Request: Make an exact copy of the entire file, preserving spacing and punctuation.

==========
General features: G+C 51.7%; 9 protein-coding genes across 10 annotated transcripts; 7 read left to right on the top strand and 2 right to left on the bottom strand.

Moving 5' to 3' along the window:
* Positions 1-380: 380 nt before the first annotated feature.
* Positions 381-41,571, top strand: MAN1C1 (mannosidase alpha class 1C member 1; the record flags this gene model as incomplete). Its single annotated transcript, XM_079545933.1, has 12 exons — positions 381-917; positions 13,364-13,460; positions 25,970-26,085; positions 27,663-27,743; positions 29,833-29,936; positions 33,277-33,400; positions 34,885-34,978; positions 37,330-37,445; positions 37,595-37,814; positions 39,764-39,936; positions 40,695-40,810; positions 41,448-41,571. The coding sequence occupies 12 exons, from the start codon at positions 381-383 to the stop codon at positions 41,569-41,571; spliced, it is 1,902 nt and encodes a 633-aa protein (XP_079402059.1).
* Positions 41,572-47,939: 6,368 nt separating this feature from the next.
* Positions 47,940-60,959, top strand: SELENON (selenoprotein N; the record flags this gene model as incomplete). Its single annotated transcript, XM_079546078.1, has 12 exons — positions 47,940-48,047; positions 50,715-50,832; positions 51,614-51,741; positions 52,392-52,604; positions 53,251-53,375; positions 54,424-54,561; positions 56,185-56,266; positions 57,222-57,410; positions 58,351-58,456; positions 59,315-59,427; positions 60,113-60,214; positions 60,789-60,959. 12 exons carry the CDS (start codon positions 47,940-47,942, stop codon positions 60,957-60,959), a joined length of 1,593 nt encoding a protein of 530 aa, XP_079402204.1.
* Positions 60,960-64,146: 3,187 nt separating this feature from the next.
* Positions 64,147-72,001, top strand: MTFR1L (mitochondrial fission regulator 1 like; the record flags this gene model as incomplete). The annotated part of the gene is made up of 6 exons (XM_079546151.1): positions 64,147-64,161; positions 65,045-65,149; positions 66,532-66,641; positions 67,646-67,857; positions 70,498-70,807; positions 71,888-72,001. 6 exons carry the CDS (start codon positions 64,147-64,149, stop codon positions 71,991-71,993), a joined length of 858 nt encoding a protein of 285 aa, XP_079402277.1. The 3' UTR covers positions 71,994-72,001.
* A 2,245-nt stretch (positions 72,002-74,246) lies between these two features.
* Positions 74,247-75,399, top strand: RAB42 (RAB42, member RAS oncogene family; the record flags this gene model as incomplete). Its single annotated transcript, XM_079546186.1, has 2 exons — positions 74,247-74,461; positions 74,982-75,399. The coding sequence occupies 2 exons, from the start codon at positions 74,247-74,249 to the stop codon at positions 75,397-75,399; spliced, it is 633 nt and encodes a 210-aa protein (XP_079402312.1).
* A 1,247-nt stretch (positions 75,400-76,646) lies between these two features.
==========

General features: G+C 51.7%; 9 protein-coding genes across 10 annotated transcripts; 7 read left to right on the top strand and 2 right to left on the bottom strand.

Moving 5' to 3' along the window:
* Positions 1-380: 380 nt before the first annotated feature.
* Positions 381-41,571, top strand: MAN1C1 (mannosidase alpha class 1C member 1; the record flags this gene model as incomplete). Its single annotated transcript, XM_079545933.1, has 12 exons — positions 381-917; positions 13,364-13,460; positions 25,970-26,085; positions 27,663-27,743; positions 29,833-29,936; positions 33,277-33,400; positions 34,885-34,978; positions 37,330-37,445; positions 37,595-37,814; positions 39,764-39,936; positions 40,695-40,810; positions 41,448-41,571. The coding sequence occupies 12 exons, from the start codon at positions 381-383 to the stop codon at positions 41,569-41,571; spliced, it is 1,902 nt and encodes a 633-aa protein (XP_079402059.1).
* Positions 41,572-47,939: 6,368 nt separating this feature from the next.
* Positions 47,940-60,959, top strand: SELENON (selenoprotein N; the record flags this gene model as incomplete). Its single annotated transcript, XM_079546078.1, has 12 exons — positions 47,940-48,047; positions 50,715-50,832; positions 51,614-51,741; positions 52,392-52,604; positions 53,251-53,375; positions 54,424-54,561; positions 56,185-56,266; positions 57,222-57,410; positions 58,351-58,456; positions 59,315-59,427; positions 60,113-60,214; positions 60,789-60,959. 12 exons carry the CDS (start codon positions 47,940-47,942, stop codon positions 60,957-60,959), a joined length of 1,593 nt encoding a protein of 530 aa, XP_079402204.1.
* Positions 60,960-64,146: 3,187 nt separating this feature from the next.
* Positions 64,147-72,001, top strand: MTFR1L (mitochondrial fission regulator 1 like; the record flags this gene model as incomplete). The annotated part of the gene is made up of 6 exons (XM_079546151.1): positions 64,147-64,161; positions 65,045-65,149; positions 66,532-66,641; positions 67,646-67,857; positions 70,498-70,807; positions 71,888-72,001. 6 exons carry the CDS (start codon positions 64,147-64,149, stop codon positions 71,991-71,993), a joined length of 858 nt encoding a protein of 285 aa, XP_079402277.1. The 3' UTR covers positions 71,994-72,001.
* A 2,245-nt stretch (positions 72,002-74,246) lies between these two features.
* Positions 74,247-75,399, top strand: RAB42 (RAB42, member RAS oncogene family; the record flags this gene model as incomplete). Its single annotated transcript, XM_079546186.1, has 2 exons — positions 74,247-74,461; positions 74,982-75,399. The coding sequence occupies 2 exons, from the start codon at positions 74,247-74,249 to the stop codon at positions 75,397-75,399; spliced, it is 633 nt and encodes a 210-aa protein (XP_079402312.1).
* A 1,247-nt stretch (positions 75,400-76,646) lies between these two features.